It’s helped build my confidence and I’ve got a bucket of resources –ways to manage budgets, build relationships, work collaboratively but also how to manage myself and communicate and so, now it’s about doing some more groundwork and reaching out to people. I’m looking for opportunities that allow me to create the work I want to create, but also looking at ways I can do all this with other like-minded people”, she explains looking back on the training programme.   

Martha’s still unsure of what the next steps are for her but wants to make meaningful, accessible, and community-based projects. “I want to work on projects that educate, celebrate and uplift the voices of people of the global majority, young people and the LGBTQ+ community – work that has these people at the centre of it and can also have a wider impact.” 

Carla Addyman. Photo credit: Ben Loebell

Carla Addyman is a creative practitioner focusing on community and educational arts. Her interest lies in contemporary performance in relation to art, people, politics, and the places in which people live. She wants to create performances that reflect upon the lives of ordinary people and give people a chance to share their stories in a powerful and moving way. Carla says on her experience of the LVL/Up training: “At first, it was quite daunting because I felt that everyone was more experienced, but it became more apparent that everyone was there for the same reason. At no point did I feel that there was any sort of hierarchy and I felt comfortable in asking any question. It was really positive and, if anything, it gave me the confidence to think ‘Yeah, I can do anything with this’, and this is something I’m taking with me going forward”.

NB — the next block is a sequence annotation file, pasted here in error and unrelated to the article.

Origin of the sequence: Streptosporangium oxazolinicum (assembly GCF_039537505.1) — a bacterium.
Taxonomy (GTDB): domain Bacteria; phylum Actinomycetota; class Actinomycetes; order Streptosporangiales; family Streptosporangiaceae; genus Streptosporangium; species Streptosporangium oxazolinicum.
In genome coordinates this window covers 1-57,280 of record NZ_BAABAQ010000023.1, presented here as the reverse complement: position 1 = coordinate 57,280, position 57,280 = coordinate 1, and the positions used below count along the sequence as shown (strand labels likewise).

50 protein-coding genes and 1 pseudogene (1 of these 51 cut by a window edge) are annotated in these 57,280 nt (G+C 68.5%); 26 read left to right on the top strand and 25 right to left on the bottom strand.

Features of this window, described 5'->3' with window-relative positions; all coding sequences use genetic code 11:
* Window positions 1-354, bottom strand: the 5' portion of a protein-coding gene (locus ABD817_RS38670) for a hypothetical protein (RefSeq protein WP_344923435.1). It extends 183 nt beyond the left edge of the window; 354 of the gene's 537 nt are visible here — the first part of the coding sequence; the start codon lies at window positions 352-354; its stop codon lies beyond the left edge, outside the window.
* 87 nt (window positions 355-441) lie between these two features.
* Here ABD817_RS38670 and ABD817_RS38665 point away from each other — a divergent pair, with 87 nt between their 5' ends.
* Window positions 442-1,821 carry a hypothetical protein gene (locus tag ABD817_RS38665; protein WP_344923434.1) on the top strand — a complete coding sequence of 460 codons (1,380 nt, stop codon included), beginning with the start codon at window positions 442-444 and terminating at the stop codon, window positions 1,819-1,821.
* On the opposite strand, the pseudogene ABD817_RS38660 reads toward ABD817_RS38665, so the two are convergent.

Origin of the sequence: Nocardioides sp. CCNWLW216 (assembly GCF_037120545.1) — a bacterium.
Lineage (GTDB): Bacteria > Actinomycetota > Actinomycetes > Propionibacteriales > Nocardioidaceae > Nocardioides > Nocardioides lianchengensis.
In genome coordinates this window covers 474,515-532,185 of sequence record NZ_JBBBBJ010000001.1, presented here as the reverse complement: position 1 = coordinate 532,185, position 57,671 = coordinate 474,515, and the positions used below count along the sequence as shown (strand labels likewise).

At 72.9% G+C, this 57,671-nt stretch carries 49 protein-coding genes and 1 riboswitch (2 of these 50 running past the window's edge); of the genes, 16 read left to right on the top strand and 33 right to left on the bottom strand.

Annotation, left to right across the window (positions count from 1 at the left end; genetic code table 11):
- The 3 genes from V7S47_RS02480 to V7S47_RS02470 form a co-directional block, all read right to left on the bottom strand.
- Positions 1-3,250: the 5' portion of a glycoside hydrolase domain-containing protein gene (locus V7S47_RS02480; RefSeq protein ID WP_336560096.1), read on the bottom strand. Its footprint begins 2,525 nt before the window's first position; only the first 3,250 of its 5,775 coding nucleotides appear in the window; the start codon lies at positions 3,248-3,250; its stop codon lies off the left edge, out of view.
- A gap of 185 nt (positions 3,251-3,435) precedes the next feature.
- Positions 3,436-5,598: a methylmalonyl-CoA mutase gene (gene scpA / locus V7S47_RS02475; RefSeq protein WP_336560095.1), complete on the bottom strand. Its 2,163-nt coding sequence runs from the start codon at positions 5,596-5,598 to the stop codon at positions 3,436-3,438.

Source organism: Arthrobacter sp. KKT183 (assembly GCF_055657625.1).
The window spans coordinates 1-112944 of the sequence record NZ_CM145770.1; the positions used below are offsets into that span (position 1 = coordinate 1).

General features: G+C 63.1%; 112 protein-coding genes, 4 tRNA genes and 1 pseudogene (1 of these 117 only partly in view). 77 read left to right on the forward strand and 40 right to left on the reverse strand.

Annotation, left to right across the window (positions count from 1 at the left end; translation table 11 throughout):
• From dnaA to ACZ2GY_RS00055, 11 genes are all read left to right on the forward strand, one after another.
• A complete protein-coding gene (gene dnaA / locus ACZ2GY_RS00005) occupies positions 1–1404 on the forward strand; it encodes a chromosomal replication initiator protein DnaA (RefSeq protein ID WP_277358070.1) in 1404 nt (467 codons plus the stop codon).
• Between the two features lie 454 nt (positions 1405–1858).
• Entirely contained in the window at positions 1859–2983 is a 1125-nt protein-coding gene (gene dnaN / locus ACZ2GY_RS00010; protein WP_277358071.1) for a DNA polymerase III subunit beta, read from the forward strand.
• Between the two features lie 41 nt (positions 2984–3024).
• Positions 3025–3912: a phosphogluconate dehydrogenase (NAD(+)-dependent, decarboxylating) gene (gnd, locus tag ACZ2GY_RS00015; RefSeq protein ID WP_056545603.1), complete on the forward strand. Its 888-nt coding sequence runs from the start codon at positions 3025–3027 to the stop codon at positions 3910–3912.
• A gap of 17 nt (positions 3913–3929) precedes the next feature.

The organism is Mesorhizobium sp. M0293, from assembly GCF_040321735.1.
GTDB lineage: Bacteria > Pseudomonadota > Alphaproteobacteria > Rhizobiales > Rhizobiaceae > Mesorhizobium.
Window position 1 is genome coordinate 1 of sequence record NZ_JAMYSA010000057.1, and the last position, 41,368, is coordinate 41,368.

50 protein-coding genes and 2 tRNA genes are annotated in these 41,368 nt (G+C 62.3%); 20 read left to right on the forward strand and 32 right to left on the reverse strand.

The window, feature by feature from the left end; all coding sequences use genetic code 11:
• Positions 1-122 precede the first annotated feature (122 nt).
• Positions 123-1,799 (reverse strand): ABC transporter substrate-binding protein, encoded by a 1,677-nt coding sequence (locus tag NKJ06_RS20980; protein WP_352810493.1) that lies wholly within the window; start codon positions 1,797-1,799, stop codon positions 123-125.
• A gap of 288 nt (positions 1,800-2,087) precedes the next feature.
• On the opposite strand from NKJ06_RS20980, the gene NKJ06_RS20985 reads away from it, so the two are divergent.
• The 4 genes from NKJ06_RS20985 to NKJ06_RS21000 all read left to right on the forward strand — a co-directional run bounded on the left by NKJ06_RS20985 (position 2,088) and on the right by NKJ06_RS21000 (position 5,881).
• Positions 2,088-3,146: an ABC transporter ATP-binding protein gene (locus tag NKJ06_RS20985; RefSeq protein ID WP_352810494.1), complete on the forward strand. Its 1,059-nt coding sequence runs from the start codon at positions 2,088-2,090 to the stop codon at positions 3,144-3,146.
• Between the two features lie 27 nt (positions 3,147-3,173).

The training programme came at a good time for Carla as it was at the start of the year and so, felt motivating and inspiring. “It was such a good start of the year and forced you to connect with your own practice even if you weren’t putting things into practice at the time. I feel like there were loads of things floating around my head and it forced me to think logistically about things. It made me realise that there is a space for all these ideas and forced me to dig deeper with my ideas.” 

Carla has a few plans now that the training has come to an end but mainly has gained the self-motivation and confidence to put her work into practice. She tells us: “At the moment, I’m focusing on self-producing my own work. Me and my mate, who’s a film maker, have got a few projects in the making which focus on people’s connections to the places they’re from or living. So, the next step is finding the place where those stories can take place. Nothing too formal, getting out there and making some work is the main step”. 

It was a pleasure speaking to a few of the producers and gaining some insight into their work, their reflections and their plans for the future. It’s a great way to see how creatives in Leeds can develop their skills, but more importantly, it’s been amazing to see the confidence boost the training course has given our producers to follow their passion in the creative and cultural fields.  


A full list of the producers and their biographies can be found here.